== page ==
The main sustainability reporting challenges for businesses in Singapore include:

1. Choosing disclosure topics

According to Tina, companies often need clarification on which ESG data to include in their reports.

“ESG encompasses a big list of factors,” she says. “Depending on which framework you look at, there could be as many as a hundred topics you can disclose against.”

The best framework for you will come down to various factors, such as your listing status, stakeholder expectations, size, industry and geographical presence. After selecting your framework, conducting a materiality assessment will help identify which disclosure topics are most important for your business. Many Singaporean and multinational businesses engage with expert ESG reporting services for guidance on this matter.

2. Collecting solid, timely data

Manual tracking of sustainability efforts can be time-consuming and expensive, and the resulting data often lacks accuracy, consistency and depth.

“ESG data – especially on environmental impacts – can be very difficult to collect because it may fall outside the company’s immediate control,” Tina says. “It may also sit with different people, which makes collecting and combining the data in one place a slow, arduous task.”

For many businesses, the solution lies in modernising the data collection process.

“Technology can automate some of the processes around data management and also help streamline the process,” Tina adds.

3. Setting relevant targets

Even if you have collected good data on your ESG efforts, you may be unsure how to measure sustainability performance in a meaningful way.

An ESG services provider will have a thorough understanding of ESG performance benchmarking in your industry and across the SGX, which means they can help you take steps to increase the effectiveness of your initiatives.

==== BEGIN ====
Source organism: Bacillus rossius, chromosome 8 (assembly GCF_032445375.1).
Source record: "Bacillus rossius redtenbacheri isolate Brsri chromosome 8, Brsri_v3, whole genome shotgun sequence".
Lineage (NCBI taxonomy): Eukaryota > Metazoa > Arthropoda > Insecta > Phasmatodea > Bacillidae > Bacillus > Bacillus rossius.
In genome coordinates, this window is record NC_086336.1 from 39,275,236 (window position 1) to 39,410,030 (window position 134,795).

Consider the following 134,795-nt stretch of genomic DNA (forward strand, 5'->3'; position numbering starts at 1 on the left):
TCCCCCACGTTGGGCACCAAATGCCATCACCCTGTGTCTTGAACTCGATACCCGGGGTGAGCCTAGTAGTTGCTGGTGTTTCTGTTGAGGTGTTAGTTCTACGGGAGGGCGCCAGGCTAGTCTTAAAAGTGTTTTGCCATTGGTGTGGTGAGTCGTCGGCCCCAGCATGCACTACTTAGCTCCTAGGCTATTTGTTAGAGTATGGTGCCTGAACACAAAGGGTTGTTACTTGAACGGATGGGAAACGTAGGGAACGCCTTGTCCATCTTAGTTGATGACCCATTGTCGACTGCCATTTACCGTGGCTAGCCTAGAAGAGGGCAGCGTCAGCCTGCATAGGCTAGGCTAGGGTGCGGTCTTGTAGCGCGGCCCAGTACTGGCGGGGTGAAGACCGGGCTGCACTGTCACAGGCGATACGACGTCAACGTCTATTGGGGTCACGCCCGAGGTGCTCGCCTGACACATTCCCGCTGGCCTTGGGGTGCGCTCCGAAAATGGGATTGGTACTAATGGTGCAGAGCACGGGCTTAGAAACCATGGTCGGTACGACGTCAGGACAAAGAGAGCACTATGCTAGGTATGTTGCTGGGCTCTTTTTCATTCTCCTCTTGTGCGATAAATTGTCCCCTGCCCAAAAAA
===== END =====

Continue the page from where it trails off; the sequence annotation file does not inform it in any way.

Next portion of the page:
They can recommend achievable yet compelling ESG targets to pursue.

Relevant Targets

Can I elevate my brand image through sustainability reporting?

The best way to ensure that your sustainability reporting bolsters your reputation is by demonstrating how your ESG efforts create real change for local communities.

“Focus on communicating the positive impact you are having within your sphere of control,” Tina says. “This will eventually help to improve your reputation, brand image and consumer engagement.”

For powerful reporting, you can also:

    Link ESG achievements back to your core brand values and the ESG issues your business is most passionate about
    Use macro indicators like the UN Sustainable Development Goals to measure the change you are stimulating on a micro level

    Enhance your sustainability reporting with BoardRoom

    BoardRoom’s ESG Access platform builds greater value into your sustainability reporting by automating your data collection, report production and stakeholder engagement processes. Its evidence-based approach means you and your stakeholders can expect higher returns on investment in sustainability initiatives.

    With BoardRoom’s holistic approach to ESG, our services extend beyond reporting to advisory and assurance. From conducting a materiality assessment to identify which ESG issues relate to your organisation to ensuring supply chain compliance with socially responsible business practices, we help transform your organisation into a more socially accepted, environmentally sustainable business.

    Please contact us to find out more.

    Contact BoardRoom for more information:

    Tina

    Tina Thomas

    Head of Environmental, Social and Governance

    E: [email protected]

    T: +65 6536 5355